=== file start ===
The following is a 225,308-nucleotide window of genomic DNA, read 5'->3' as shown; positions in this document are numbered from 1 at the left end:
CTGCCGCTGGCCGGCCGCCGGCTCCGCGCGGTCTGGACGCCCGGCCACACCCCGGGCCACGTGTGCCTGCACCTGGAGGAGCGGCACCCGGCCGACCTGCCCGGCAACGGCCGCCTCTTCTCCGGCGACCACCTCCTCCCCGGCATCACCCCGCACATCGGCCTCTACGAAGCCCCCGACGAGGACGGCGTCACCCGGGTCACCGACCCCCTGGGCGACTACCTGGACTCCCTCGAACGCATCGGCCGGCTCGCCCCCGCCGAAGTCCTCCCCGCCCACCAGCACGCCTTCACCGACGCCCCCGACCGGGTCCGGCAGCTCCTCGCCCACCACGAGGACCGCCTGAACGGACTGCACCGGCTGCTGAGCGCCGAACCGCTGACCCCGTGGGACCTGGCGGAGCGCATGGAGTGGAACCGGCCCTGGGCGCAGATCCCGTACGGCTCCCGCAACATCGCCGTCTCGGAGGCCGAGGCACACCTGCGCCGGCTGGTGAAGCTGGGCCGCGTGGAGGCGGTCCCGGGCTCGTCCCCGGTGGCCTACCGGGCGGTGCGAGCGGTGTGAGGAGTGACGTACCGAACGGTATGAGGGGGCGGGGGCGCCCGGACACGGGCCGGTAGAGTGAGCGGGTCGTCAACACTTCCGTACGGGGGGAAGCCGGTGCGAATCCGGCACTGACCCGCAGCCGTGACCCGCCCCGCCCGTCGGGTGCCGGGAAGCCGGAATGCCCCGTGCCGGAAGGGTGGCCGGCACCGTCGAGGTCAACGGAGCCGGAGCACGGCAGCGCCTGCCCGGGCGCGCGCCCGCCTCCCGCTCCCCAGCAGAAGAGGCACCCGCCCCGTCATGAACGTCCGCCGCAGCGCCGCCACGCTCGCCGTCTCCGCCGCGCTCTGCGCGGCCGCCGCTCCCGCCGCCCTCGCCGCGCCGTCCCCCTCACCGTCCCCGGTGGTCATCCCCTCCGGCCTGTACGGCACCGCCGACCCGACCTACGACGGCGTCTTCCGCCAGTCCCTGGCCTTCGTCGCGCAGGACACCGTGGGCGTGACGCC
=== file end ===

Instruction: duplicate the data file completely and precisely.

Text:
The following is a 225,308-nucleotide window of genomic DNA, read 5'->3' as shown; positions in this document are numbered from 1 at the left end:
CTGCCGCTGGCCGGCCGCCGGCTCCGCGCGGTCTGGACGCCCGGCCACACCCCGGGCCACGTGTGCCTGCACCTGGAGGAGCGGCACCCGGCCGACCTGCCCGGCAACGGCCGCCTCTTCTCCGGCGACCACCTCCTCCCCGGCATCACCCCGCACATCGGCCTCTACGAAGCCCCCGACGAGGACGGCGTCACCCGGGTCACCGACCCCCTGGGCGACTACCTGGACTCCCTCGAACGCATCGGCCGGCTCGCCCCCGCCGAAGTCCTCCCCGCCCACCAGCACGCCTTCACCGACGCCCCCGACCGGGTCCGGCAGCTCCTCGCCCACCACGAGGACCGCCTGAACGGACTGCACCGGCTGCTGAGCGCCGAACCGCTGACCCCGTGGGACCTGGCGGAGCGCATGGAGTGGAACCGGCCCTGGGCGCAGATCCCGTACGGCTCCCGCAACATCGCCGTCTCGGAGGCCGAGGCACACCTGCGCCGGCTGGTGAAGCTGGGCCGCGTGGAGGCGGTCCCGGGCTCGTCCCCGGTGGCCTACCGGGCGGTGCGAGCGGTGTGAGGAGTGACGTACCGAACGGTATGAGGGGGCGGGGGCGCCCGGACACGGGCCGGTAGAGTGAGCGGGTCGTCAACACTTCCGTACGGGGGGAAGCCGGTGCGAATCCGGCACTGACCCGCAGCCGTGACCCGCCCCGCCCGTCGGGTGCCGGGAAGCCGGAATGCCCCGTGCCGGAAGGGTGGCCGGCACCGTCGAGGTCAACGGAGCCGGAGCACGGCAGCGCCTGCCCGGGCGCGCGCCCGCCTCCCGCTCCCCAGCAGAAGAGGCACCCGCCCCGTCATGAACGTCCGCCGCAGCGCCGCCACGCTCGCCGTCTCCGCCGCGCTCTGCGCGGCCGCCGCTCCCGCCGCCCTCGCCGCGCCGTCCCCCTCACCGTCCCCGGTGGTCATCCCCTCCGGCCTGTACGGCACCGCCGACCCGACCTACGACGGCGTCTTCCGCCAGTCCCTGGCCTTCGTCGCGCAGGACACCGTGGGCGTGACGCC